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IBAN vs. SWIFT Numbers: What’s the Difference?

IBAN numbers and SWIFT codes play an important role in the world of international transactions and transfers. Here’s what they mean & how they’re used.

The international bank account number (IBAN) and the Society for Worldwide Interbank Financial Telecommunication (SWIFT) system are both standardized methods for identifying parties involved in a cross-border transfer of funds. Since each of these standards plays a key role in international financial transactions, it’s important to understand how they work, the ways they differ, and which countries use them.

What is an IBAN number?

An IBAN is an identifier for an individual account. Established by the International Organization for Standardization (ISO) in 1997, the standard for IBANs specifies that each identifier comprises: 

  • A country code (two letters) 
  • A check digit (two numbers) 
  • A basic bank account number (BBAN) (up to 28 alphanumeric characters)

IBANs serve several key functions in sending and receiving international transfers. They allow financial institutions to quickly note a bank’s country of origin, pinpoint the account number receiving funds, and help ensure the accuracy of banking details.

One or both banks conducting an international transfer using IBANs will charge a processing fee and commission, with costs varying by country.

How do I find my IBAN number? 

Banking customers in countries using the IBAN standard can typically find their IBAN numbers on their bank statements or in their online banking portals. If an IBAN number isn’t provided in these locations, a customer can request it from the banking institution.

What’s a SWIFT number?  

A SWIFT number—also frequently referred to as a BIC code—is an identifier for a bank branch sending or receiving transfers. The majority of international transfers rely on the SWIFT system, which was launched in 1973.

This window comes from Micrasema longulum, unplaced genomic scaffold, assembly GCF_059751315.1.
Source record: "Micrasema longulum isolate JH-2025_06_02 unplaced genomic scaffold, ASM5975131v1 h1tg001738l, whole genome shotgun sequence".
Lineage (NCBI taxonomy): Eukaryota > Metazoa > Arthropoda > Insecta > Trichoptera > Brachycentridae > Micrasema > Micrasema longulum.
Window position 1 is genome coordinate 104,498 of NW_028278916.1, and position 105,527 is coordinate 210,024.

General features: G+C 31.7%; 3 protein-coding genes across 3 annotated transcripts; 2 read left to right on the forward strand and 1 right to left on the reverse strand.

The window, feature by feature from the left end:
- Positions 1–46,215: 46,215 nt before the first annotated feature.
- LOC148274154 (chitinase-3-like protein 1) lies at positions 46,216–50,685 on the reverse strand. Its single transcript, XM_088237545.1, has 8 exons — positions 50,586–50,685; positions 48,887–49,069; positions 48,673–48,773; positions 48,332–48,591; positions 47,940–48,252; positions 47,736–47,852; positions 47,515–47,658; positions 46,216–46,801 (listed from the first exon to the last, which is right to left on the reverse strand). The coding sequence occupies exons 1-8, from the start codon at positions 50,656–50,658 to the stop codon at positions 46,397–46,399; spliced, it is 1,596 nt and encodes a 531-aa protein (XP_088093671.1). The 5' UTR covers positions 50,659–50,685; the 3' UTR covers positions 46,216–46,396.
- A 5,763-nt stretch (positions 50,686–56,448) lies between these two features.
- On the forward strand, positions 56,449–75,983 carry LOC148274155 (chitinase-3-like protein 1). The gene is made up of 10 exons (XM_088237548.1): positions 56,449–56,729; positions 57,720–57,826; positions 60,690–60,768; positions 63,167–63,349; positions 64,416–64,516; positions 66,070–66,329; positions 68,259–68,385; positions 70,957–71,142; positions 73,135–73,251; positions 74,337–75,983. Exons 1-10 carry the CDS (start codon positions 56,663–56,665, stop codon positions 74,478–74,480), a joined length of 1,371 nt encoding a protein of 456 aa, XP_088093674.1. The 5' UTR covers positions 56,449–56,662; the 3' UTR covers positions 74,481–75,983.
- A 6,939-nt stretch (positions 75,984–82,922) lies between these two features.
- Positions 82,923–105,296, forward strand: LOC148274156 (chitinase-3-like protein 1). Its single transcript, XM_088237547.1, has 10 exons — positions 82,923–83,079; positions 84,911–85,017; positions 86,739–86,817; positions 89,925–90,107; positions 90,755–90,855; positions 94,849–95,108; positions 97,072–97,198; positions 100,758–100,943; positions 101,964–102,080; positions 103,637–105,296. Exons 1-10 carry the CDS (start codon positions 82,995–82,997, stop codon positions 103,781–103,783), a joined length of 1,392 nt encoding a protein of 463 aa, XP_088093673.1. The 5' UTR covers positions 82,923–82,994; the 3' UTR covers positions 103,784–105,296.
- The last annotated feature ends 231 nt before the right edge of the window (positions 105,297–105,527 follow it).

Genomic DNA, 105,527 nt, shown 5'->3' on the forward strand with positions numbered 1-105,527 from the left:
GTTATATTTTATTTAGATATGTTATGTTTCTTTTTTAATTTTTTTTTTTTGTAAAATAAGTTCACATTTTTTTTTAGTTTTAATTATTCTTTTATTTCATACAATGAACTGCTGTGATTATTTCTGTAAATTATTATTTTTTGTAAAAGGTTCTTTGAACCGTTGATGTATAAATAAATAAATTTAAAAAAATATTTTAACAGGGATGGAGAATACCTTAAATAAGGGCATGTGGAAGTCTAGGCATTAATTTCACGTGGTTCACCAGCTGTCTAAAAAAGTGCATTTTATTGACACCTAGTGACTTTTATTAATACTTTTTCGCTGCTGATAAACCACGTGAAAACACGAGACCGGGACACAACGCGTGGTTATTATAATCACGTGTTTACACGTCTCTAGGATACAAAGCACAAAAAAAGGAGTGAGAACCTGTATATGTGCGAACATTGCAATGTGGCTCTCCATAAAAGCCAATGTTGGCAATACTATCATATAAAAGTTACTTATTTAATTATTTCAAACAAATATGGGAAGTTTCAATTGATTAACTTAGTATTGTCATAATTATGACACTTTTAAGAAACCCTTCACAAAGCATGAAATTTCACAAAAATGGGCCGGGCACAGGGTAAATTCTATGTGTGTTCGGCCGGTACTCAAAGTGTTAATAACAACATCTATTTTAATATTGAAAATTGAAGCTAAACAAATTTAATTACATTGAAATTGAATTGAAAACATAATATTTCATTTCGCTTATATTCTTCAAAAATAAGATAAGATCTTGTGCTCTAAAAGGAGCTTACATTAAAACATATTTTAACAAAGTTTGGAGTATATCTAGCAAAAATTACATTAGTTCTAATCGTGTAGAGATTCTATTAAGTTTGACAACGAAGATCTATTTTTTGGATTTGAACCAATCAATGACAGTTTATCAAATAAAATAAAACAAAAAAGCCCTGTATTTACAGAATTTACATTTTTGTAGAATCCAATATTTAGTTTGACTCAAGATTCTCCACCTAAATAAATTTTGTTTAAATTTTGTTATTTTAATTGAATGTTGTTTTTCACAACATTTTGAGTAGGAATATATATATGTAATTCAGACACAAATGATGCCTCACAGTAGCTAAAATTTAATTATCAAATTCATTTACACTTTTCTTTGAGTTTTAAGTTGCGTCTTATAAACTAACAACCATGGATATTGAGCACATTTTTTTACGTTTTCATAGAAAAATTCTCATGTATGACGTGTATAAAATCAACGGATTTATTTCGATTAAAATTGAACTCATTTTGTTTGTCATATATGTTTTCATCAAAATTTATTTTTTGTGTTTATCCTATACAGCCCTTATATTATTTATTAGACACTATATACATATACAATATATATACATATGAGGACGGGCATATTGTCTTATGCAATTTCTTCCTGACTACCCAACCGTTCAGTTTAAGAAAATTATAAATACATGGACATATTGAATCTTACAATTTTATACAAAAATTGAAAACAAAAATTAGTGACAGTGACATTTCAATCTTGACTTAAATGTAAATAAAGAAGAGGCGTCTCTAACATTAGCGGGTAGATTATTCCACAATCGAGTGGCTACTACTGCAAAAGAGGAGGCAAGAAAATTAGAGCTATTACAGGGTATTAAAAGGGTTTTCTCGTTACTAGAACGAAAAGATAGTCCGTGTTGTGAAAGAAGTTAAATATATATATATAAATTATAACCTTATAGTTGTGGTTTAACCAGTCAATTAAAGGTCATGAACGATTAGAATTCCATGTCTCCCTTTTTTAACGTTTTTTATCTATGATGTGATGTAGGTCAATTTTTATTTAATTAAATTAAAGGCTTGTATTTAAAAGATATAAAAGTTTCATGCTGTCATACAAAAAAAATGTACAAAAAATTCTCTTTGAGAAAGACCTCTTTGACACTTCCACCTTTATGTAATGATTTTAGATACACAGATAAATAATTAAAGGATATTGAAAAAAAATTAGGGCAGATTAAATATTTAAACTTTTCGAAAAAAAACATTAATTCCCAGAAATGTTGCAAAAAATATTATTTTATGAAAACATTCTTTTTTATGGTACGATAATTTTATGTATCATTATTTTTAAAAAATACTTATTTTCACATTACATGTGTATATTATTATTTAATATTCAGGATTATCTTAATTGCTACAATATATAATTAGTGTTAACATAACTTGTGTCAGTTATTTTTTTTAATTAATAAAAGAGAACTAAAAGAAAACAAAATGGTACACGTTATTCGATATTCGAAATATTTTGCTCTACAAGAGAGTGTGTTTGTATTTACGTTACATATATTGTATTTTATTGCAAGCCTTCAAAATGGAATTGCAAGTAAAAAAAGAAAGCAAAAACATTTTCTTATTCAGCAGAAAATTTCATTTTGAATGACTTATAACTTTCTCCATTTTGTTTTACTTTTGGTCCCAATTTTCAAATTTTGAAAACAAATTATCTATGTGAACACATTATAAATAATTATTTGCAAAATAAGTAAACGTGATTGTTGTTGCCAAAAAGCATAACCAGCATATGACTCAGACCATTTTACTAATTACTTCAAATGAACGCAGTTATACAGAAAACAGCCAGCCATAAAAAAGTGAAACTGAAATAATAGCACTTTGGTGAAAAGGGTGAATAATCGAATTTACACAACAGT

Instead of specifying an individual bank account for a transfer recipient, SWIFT numbers provide bank branch information, including:  

  • A bank code (four letters) 
  • A country code (two letters) 
  • A location code (two numbers) 
  • An optional branch code (three numbers)

While IBAN numbers operate similarly to bank routing and accounting numbers, SWIFT works more like a messaging system. If the banking institutions involved in an international transfer have a relationship with each other, they conduct a SWIFT communication that results in an immediate transfer of funds. When banks involved in a transfer do not have a direct commercial relationship, a correspondent bank serves as an intermediary in the transaction. With an intermediary in the process, a transfer takes longer.

Banks charge between 3 to 5 percent in exchange rates when making an international transfer that uses a SWIFT code. Costs vary based on location and the amount transferred. 

How do I find my SWIFT number?  

Banking customers can find SWIFT numbers on their bank statements or online banking portals. They may also request the numbers from their banking institutions.

What is a BIC code?  

A bank identifier code (BIC) is an international standard— specifically ISO standard 9362—for routing business transactions. Connected BICs are part of the SWIFT network; non-connected BICs have no access to SWIFT and are used for reference purposes. However, “SWIFT code” and “BIC code” are often used interchangeably.

Why are IBAN and SWIFT numbers important?